'Cos I remember an early meeting with...
'other people and Lloydy in a pub in the Fulham Road,'
and at that time I was...we were fully fired up with...
"We're satirists, we're caricaturists,
"we're going to change the world."
And he said,
"It doesn't change anything." And he was absolutely right.
'I take the view the most interesting satire
since Spitting Image
'is The Two Johns on Rory Bremner, which is two faceless,
'you know, very charming fellows talking in a very reasonable way
'about why we've taken all your money
'and why we're committing genocide.'
'"I think you'll see, now I put it quite reasonably to you,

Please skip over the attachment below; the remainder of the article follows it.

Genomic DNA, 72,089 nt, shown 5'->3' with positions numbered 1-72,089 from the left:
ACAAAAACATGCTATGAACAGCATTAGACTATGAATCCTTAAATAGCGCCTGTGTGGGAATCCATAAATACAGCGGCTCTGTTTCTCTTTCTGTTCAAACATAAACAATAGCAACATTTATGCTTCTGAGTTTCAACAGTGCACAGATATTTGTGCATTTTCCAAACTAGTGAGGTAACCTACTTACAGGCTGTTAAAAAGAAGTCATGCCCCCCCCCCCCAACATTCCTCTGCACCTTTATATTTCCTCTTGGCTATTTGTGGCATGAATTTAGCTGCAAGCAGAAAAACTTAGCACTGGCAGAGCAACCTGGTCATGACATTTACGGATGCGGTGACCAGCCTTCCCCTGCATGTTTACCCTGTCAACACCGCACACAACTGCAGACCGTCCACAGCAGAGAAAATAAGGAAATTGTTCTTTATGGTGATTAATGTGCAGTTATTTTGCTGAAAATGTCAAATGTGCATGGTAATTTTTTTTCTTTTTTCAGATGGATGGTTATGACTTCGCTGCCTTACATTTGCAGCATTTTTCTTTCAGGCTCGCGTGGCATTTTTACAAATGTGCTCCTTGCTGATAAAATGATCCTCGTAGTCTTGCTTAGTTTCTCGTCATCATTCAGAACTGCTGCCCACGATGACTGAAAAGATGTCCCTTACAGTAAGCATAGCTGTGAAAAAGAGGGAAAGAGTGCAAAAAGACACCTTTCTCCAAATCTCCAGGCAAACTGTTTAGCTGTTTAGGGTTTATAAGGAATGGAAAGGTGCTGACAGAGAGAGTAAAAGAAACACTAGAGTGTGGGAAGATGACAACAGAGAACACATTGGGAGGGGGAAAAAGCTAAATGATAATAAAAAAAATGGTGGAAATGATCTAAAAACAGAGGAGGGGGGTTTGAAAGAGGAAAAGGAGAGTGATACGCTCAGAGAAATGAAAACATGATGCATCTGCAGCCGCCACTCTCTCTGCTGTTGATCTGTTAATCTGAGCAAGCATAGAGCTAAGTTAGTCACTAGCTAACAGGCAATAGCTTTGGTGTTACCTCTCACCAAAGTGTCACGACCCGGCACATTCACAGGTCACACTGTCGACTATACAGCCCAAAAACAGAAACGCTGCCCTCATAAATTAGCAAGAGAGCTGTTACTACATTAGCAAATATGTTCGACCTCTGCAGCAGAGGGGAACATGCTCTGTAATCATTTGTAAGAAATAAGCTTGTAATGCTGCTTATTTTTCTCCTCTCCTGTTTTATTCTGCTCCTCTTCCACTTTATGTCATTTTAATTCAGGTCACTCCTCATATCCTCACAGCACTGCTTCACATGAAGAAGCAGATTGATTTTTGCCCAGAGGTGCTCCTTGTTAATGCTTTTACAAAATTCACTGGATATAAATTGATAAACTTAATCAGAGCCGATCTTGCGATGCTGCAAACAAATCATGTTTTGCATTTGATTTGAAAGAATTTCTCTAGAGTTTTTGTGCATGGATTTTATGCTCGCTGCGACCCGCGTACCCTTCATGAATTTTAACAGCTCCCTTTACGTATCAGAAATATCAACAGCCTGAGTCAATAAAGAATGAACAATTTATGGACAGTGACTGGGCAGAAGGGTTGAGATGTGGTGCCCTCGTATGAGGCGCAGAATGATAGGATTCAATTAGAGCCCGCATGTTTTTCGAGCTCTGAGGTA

'"I think you'll see what I'm saying."'
They're not responsible, you don't even know their names,
they could be a corporation, they could be a PR firm,
and they're all the same person and they control us
and they can't be found, they can't be pointed at.
When Mrs Thatcher died, Lady Thatcher died,
and I was asked on telly a bit to go and talk about it
and they'd show clips and I was astonished at how funny it was,
even the stuff that at the time I thought wasn't very good, you know,
wasn't funny enough, wasn't clever enough, wasn't well enough made.
Then it was divisive, it was angry, it was, you know, probably
the most unpopular government of the century, and also the most popular.
And that's what...the climate in which Spitting Image could thrive.
'Spitting Image ended up as a show that 12 million people,
'14 million people, never less than seven...
'In The Thick Of It is one of my favourite satire shows -
'they're lucky to get 2 million.
'That is the difference.